Bentham: Premier Posthumous Producer of Peculiar Pleasures


Jeremy Bentham is weirder than you thought.

The philosopher who thought we should be doing all we can to bring about the greatest amount of pleasure has succeeded in contributing to the total even after his death in 1832, at least for those who take pleasure in the peculiar.

You probably already know that he arranged to have his body preserved as an “auto-icon” after his death so he could be wheeled out for events and celebrations (and that he recently went on tour).

You may recall that his notes were the basis of a cookbook: Jeremy Bentham’s Prison Cooking.

But did you know that he commissioned 26 custom rings decorated with his profile and had them distributed upon his death to 26 different people?

And did you know that a team of researchers at University College London (UCL) are currently trying to find these rings? Six of them have been tracked down, according to The Telegraph.

Tim Causer, a law professor at UCL and a senior research associate at the university’s Bentham Project, says the rings were probably created in 1822, and the profile was painted by artist John Field. He adds, mysteriously, that in November of that year, Bentham had his secretary bring the artist “some of his hair.” Of course.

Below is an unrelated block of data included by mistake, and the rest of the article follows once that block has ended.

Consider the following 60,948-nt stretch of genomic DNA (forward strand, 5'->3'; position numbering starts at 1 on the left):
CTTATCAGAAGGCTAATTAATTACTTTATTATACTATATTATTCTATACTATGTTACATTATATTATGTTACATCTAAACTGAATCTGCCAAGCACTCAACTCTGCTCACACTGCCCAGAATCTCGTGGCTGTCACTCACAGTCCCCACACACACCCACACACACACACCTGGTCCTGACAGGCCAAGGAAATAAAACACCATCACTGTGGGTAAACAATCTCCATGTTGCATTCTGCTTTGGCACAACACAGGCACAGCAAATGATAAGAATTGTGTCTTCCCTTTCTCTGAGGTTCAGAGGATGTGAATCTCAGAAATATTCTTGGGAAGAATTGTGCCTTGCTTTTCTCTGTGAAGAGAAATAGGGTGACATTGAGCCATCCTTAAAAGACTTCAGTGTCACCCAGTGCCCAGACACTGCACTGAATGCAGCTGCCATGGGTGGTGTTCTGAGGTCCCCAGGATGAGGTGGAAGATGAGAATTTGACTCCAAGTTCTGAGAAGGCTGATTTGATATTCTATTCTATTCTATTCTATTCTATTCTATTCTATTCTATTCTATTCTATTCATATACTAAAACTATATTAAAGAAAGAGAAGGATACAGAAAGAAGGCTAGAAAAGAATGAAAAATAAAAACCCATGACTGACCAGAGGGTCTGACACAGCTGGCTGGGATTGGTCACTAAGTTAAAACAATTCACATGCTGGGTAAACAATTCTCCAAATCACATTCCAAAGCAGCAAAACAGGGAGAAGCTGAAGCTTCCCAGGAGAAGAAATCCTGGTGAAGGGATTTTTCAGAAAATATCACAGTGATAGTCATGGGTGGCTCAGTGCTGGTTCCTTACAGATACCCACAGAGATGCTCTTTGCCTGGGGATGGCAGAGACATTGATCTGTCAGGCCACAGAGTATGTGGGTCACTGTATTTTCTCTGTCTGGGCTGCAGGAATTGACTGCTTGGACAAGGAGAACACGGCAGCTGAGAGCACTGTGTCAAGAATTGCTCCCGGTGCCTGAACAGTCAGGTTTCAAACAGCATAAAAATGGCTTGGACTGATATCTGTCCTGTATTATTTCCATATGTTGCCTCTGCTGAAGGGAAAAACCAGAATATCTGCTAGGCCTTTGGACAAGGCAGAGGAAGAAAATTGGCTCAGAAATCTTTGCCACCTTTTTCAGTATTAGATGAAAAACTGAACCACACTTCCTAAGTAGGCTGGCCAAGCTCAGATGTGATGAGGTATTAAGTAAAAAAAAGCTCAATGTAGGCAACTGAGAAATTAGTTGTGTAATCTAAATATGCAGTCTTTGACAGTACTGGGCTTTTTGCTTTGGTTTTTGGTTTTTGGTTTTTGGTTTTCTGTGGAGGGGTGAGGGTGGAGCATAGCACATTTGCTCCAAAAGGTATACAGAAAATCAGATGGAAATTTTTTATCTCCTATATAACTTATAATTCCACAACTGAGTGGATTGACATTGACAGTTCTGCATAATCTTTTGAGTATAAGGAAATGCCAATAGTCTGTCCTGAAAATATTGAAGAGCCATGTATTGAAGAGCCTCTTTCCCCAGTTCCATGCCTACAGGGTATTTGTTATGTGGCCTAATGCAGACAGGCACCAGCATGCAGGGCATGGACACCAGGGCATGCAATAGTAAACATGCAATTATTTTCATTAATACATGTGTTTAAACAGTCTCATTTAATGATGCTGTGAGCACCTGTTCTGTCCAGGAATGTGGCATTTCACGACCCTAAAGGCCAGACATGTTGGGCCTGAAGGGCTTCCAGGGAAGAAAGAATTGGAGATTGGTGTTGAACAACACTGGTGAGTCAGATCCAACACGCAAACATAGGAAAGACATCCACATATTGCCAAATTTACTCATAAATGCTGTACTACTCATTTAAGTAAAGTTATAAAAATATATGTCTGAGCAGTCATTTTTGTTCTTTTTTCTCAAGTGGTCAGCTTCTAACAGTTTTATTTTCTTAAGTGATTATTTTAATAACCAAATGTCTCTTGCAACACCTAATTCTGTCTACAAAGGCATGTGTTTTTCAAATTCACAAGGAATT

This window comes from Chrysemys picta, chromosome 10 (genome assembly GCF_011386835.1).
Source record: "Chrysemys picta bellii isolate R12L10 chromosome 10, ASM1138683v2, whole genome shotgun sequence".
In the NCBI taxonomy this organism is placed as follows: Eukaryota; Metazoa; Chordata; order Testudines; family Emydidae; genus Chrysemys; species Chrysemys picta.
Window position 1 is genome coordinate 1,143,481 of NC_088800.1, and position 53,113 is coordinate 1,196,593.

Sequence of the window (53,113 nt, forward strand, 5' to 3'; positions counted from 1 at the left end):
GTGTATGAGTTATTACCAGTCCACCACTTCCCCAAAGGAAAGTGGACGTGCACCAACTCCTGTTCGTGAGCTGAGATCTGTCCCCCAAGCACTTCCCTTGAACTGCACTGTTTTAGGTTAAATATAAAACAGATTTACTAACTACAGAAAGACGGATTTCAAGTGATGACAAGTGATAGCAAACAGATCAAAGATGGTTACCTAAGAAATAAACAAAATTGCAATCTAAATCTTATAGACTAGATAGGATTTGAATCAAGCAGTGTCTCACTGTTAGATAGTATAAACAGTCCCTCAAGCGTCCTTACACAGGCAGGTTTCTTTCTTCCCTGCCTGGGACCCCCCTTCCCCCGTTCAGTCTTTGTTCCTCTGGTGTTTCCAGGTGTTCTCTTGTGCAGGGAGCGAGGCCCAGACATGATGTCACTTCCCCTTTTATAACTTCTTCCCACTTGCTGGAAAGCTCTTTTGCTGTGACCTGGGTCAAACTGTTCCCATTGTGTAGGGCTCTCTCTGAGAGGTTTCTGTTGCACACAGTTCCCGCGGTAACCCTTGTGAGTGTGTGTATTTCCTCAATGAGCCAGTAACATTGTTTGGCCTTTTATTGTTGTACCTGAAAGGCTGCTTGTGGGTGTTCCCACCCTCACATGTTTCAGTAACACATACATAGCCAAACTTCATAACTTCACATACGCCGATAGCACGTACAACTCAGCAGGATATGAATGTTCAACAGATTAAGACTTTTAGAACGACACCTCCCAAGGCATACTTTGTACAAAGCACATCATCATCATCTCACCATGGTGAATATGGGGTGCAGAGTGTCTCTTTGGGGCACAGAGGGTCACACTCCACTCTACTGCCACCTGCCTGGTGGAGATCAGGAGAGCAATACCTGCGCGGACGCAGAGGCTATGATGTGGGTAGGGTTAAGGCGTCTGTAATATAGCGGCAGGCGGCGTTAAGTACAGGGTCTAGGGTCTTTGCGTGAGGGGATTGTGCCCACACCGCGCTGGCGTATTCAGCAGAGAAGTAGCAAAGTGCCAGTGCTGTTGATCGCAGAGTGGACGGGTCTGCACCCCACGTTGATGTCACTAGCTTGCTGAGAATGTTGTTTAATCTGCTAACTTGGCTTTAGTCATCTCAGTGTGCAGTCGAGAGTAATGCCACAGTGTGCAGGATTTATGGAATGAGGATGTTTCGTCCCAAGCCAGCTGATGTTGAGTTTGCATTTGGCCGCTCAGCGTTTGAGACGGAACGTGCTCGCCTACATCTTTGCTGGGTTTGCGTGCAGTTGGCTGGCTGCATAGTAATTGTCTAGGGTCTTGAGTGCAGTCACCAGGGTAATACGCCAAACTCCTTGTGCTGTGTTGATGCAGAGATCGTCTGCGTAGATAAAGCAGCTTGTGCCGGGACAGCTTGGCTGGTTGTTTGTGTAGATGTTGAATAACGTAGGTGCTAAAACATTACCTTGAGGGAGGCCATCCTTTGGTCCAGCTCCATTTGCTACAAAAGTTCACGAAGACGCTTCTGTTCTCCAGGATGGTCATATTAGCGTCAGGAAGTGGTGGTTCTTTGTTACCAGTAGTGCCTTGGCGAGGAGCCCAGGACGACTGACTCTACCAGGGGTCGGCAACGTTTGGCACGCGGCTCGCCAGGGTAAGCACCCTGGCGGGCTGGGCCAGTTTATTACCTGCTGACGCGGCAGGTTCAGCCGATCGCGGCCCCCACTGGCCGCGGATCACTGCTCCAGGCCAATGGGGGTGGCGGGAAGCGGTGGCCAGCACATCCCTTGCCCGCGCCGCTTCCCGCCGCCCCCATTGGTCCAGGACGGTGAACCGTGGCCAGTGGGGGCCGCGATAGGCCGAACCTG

A few of the rings held by UCL are engraved with the names of their owners, including one that belonged to John Stuart Mill.

According to The Telegraph, “the whereabouts of the remaining twenty rings remain unknown.”

Also unknown: what happens when all 26 rings are brought together in a secret chamber at University College London at midnight on the anniversary of Bentham’s death, worn by the descendants of the original owners, as they join hands, form a circle around the auto-icon, and chant, “utility, utility, utility…”

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